Yes, I know. Which is ANOTHER reason why it won't take off.
As has been pointed out, it's a multi-million dollar business already, but other than that I was just wondering, do you use Comixology or another digital service?
Because not being able to have a personal copy (itunes style), and some of the companies not quite understanding that full cover price hurts rather than helps the bottom line, really just feel like teething problems, to something that is a pretty damn good system as is.
There's a few things I'd change - like giving user more control in sorting their collection, but other than things like that, I'm not sure how one would make a better service.
the other option is to buy paper/digital copies and then download the existing CBR files for your own storage. (Lawsuits against this have already been won in favor of customers being allowed to keep digital copies of material they already own.) Comics are generally only 15-30mb each, depending on the scan quality. It'd take several complete runs of 50-70 year old titles to even come close to filling up a TB hard drive.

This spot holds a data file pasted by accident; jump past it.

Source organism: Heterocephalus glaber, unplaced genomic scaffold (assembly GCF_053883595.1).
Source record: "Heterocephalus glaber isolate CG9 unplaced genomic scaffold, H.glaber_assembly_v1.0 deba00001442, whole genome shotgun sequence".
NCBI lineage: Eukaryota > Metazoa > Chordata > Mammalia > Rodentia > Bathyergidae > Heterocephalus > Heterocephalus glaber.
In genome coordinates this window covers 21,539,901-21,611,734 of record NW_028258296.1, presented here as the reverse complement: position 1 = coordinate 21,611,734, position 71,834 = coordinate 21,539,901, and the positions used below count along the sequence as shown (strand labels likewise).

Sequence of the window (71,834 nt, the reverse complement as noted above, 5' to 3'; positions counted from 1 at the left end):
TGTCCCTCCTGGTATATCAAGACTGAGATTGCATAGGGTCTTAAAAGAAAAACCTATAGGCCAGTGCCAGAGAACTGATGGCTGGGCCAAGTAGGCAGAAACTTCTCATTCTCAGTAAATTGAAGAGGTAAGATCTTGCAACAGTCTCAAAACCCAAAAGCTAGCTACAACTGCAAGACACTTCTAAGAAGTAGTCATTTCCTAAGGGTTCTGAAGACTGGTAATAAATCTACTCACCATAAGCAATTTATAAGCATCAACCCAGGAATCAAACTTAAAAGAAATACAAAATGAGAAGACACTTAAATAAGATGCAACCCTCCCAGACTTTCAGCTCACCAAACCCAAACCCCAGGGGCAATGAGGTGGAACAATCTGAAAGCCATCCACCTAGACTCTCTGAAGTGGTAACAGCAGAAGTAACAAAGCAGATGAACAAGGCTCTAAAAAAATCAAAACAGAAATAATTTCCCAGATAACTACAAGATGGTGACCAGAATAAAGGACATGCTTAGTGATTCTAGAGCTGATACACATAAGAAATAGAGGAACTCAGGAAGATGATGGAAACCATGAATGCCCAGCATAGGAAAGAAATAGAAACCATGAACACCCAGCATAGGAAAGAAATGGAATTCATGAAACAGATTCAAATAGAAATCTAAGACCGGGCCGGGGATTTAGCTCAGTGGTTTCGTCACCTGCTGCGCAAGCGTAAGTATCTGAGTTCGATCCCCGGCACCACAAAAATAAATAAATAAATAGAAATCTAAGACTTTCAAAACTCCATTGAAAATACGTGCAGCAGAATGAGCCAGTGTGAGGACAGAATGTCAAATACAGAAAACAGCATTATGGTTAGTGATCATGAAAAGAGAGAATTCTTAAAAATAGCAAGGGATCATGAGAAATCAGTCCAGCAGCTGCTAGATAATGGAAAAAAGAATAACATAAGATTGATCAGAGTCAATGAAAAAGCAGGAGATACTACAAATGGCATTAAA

I can see the resistance to digital comics on a computer or phone, but with tablets becoming more popular, a 10" tablet is nearly 1:1 scale for a full page comic book. If you have an Android tablet with a microSD card (Samsung was notorious for NOT including SD slots) you can load up several thousand onto a 32GB memory card. If you have an iPad snap up Bookman. It's layout is nearly identical to iBooks and works just as well. Android is a bit tougher. It's best CBR/CBZ reader is ComicRack, which runs $8 now, which is rather high for a mobile app that doesn't work as well as the free one for the iPad. If you have the desktop version of ComicRack, you can sync tablet & PC over your home wifi network. A nice feature unless you have a low-powered PC or laptop. CR for the PC is rather slow if you do.
Like, but I have to let you know that PerfectViewer is by far and a way the best solution on Android devices.
It's *basically* the same as CBReader from PCs, and is simple as all hell.
And redundant cloud storage is relatively cheap, no excuses for a poor backup policy
You know *why* Comixology has DRM? Because it makes it an easier sell to publishers who actually still think it's going to be beneficial to them. If it meant they'd sell more comics you can guarantee they'd switch it off.